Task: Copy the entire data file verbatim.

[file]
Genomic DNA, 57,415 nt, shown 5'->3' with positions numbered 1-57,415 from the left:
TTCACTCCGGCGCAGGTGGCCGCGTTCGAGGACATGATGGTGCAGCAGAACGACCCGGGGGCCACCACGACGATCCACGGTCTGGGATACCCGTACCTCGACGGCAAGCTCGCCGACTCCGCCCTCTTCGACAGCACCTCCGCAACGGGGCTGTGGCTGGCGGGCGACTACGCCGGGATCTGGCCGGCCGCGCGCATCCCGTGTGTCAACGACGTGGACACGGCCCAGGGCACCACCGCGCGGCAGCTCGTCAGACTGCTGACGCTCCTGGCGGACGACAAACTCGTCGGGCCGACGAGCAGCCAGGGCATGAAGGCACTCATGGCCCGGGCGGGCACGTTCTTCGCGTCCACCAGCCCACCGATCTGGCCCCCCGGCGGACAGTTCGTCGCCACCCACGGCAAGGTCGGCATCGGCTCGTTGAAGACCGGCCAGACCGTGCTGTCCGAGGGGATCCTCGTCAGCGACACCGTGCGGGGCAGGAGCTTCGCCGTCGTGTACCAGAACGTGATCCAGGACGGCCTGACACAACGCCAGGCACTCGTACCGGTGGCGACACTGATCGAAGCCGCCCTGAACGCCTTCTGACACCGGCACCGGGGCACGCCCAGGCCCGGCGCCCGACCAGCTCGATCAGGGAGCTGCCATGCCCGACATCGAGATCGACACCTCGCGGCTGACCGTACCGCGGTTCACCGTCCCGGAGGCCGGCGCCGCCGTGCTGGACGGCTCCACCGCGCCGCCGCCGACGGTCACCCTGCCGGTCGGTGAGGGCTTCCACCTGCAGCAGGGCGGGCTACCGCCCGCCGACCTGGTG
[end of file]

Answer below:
Genomic DNA, 57,415 nt, shown 5'->3' with positions numbered 1-57,415 from the left:
TTCACTCCGGCGCAGGTGGCCGCGTTCGAGGACATGATGGTGCAGCAGAACGACCCGGGGGCCACCACGACGATCCACGGTCTGGGATACCCGTACCTCGACGGCAAGCTCGCCGACTCCGCCCTCTTCGACAGCACCTCCGCAACGGGGCTGTGGCTGGCGGGCGACTACGCCGGGATCTGGCCGGCCGCGCGCATCCCGTGTGTCAACGACGTGGACACGGCCCAGGGCACCACCGCGCGGCAGCTCGTCAGACTGCTGACGCTCCTGGCGGACGACAAACTCGTCGGGCCGACGAGCAGCCAGGGCATGAAGGCACTCATGGCCCGGGCGGGCACGTTCTTCGCGTCCACCAGCCCACCGATCTGGCCCCCCGGCGGACAGTTCGTCGCCACCCACGGCAAGGTCGGCATCGGCTCGTTGAAGACCGGCCAGACCGTGCTGTCCGAGGGGATCCTCGTCAGCGACACCGTGCGGGGCAGGAGCTTCGCCGTCGTGTACCAGAACGTGATCCAGGACGGCCTGACACAACGCCAGGCACTCGTACCGGTGGCGACACTGATCGAAGCCGCCCTGAACGCCTTCTGACACCGGCACCGGGGCACGCCCAGGCCCGGCGCCCGACCAGCTCGATCAGGGAGCTGCCATGCCCGACATCGAGATCGACACCTCGCGGCTGACCGTACCGCGGTTCACCGTCCCGGAGGCCGGCGCCGCCGTGCTGGACGGCTCCACCGCGCCGCCGCCGACGGTCACCCTGCCGGTCGGTGAGGGCTTCCACCTGCAGCAGGGCGGGCTACCGCCCGCCGACCTGGTG